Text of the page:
By Raja Bagga and Madhurima Dhanuka
(Raja Bagga is Senior Research and Advocacy Officer, CHRI, London. Madhurima Dhanuka is Programme Coordinator, Prison Reforms Programme, CHRI, Delhi.)
Democracy presupposes equality of individuals. Every individual has their say in how they are governed. They can exercise their freedom in their everyday lives, in where they live, who they want to live with, what they eat, who they desire and the list goes on. And yet, freedom of expression is not absolute. There are always ‘reasonable restrictions.’ The presence of these legal restrictions are to ensure that the actions of one does not interfere with that of another. And there are other restrictions or constraints – financial, cultural, political and social – which determine choices and actions.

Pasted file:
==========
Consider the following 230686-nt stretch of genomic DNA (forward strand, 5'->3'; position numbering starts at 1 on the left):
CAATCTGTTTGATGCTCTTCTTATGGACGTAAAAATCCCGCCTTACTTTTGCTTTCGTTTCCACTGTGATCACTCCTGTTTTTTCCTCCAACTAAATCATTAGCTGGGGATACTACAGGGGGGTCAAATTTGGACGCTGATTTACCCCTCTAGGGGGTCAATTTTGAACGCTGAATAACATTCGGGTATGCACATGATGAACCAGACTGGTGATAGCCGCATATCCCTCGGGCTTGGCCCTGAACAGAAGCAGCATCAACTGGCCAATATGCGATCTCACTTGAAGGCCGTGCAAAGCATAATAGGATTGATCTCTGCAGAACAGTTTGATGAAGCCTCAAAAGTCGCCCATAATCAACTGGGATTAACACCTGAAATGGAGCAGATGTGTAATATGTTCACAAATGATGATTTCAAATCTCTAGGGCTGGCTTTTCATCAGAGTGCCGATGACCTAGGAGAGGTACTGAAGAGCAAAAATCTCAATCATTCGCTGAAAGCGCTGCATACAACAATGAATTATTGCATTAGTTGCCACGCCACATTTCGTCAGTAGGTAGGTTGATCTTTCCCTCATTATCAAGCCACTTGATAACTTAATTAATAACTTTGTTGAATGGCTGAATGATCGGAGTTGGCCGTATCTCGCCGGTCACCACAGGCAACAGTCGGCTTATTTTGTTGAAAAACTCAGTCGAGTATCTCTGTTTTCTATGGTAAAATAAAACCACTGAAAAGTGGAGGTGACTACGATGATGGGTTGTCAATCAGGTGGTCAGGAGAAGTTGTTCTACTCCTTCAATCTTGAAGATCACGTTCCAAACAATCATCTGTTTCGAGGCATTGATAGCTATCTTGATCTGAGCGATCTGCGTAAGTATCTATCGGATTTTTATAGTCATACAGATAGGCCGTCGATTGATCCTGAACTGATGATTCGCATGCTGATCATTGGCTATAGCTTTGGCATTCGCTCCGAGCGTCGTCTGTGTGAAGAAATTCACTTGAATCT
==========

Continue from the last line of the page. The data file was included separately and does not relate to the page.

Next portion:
These restrictions, in reality, are never reasonable, but just measures to wield power and ensure centralized control. Whose freedom is to be valued and whose is to be sacrificed is based on the class, caste, gender, ability and religion of the person. Given this context, democracy in many ways is not benign. The entire mechanism of who frames the rules, who is included and excluded, whose interests are prioritized, whose concerns are considered genuine and legitimate, who are allowed to question and who can be conveniently ignored – all these determine, or rather, are a function of power dynamics within a democracy...